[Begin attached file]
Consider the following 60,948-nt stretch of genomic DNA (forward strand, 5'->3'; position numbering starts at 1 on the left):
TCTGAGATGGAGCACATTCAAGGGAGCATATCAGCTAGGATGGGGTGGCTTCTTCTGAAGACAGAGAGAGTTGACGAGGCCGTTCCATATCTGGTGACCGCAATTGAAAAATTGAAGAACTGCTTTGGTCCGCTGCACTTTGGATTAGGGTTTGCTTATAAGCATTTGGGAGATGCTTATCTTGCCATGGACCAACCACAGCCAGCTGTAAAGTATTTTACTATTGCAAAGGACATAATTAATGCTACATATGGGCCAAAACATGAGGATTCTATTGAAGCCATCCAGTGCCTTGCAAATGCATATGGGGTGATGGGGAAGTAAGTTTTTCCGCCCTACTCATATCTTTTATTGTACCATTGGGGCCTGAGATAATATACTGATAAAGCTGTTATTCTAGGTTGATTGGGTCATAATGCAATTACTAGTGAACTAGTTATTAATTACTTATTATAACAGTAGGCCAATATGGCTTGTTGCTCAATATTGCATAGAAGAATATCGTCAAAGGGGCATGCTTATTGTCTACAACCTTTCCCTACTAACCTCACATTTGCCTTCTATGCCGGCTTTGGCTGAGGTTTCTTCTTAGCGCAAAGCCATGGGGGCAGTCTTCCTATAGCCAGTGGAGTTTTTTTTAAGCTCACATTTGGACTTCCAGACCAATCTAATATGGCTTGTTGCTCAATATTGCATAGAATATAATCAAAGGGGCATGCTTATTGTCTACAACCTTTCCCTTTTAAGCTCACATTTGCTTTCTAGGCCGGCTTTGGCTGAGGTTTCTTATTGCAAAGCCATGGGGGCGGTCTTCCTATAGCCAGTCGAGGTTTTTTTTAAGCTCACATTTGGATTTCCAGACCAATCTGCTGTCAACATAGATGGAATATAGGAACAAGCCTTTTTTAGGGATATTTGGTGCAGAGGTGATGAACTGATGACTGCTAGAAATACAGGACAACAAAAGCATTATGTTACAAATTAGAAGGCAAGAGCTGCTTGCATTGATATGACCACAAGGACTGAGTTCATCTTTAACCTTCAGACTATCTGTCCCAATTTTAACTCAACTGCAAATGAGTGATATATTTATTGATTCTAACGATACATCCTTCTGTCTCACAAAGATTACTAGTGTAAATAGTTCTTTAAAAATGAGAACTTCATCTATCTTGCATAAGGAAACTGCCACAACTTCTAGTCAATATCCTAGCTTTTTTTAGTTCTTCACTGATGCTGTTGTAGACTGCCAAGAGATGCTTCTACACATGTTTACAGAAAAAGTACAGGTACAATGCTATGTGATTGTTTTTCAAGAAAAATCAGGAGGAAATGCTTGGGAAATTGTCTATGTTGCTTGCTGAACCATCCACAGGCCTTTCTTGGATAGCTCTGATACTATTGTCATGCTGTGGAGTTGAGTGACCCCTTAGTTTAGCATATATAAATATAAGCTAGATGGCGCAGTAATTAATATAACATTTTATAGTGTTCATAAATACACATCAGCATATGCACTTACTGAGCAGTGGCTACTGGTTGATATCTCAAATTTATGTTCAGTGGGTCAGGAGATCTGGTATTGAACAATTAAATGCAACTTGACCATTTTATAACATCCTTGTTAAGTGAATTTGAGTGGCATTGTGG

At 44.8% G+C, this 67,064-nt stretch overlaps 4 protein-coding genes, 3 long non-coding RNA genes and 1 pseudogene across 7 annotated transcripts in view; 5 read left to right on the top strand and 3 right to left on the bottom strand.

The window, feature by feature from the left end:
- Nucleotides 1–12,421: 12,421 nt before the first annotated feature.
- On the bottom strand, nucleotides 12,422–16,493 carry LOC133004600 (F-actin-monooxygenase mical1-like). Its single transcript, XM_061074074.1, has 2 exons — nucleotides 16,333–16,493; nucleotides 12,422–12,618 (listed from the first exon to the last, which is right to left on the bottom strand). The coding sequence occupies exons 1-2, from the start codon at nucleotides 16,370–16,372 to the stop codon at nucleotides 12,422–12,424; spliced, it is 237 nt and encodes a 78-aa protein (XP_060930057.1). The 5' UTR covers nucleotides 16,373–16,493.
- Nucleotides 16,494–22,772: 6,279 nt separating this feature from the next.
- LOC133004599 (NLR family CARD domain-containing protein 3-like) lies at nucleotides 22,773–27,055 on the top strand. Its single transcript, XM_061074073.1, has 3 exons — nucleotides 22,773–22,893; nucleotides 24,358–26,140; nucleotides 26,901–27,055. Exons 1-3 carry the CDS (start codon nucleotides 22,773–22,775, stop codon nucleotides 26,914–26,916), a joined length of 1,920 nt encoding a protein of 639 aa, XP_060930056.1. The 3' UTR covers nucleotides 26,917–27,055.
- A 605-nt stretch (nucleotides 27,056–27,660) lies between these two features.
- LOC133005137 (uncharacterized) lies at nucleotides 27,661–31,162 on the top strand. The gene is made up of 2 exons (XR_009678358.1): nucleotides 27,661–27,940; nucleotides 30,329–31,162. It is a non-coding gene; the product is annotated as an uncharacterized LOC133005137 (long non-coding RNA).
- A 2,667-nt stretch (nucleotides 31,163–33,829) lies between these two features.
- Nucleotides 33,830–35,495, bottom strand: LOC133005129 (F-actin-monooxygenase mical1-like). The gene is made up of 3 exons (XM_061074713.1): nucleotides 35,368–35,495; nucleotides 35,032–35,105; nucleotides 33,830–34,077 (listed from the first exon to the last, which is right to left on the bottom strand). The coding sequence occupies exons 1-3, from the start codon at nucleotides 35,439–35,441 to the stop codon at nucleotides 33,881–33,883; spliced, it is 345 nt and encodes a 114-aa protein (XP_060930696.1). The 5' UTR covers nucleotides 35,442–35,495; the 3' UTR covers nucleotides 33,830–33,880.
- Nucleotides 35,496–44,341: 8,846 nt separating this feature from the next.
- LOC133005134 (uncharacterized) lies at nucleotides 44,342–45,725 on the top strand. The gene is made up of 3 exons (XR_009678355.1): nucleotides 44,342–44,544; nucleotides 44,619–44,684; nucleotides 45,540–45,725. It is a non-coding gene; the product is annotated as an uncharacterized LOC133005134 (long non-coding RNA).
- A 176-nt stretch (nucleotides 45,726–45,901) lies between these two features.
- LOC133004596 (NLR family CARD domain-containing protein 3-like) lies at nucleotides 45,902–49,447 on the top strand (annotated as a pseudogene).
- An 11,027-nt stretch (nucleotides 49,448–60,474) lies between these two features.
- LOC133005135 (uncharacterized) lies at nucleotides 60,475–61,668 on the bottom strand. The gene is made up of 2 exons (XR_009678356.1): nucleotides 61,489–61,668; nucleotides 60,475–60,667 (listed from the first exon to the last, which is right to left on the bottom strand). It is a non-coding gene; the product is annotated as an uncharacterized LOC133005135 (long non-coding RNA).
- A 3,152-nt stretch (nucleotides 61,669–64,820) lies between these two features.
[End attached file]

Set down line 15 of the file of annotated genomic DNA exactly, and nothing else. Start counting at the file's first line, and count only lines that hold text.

- A 176-nt stretch (nucleotides 45,726–45,901) lies between these two features.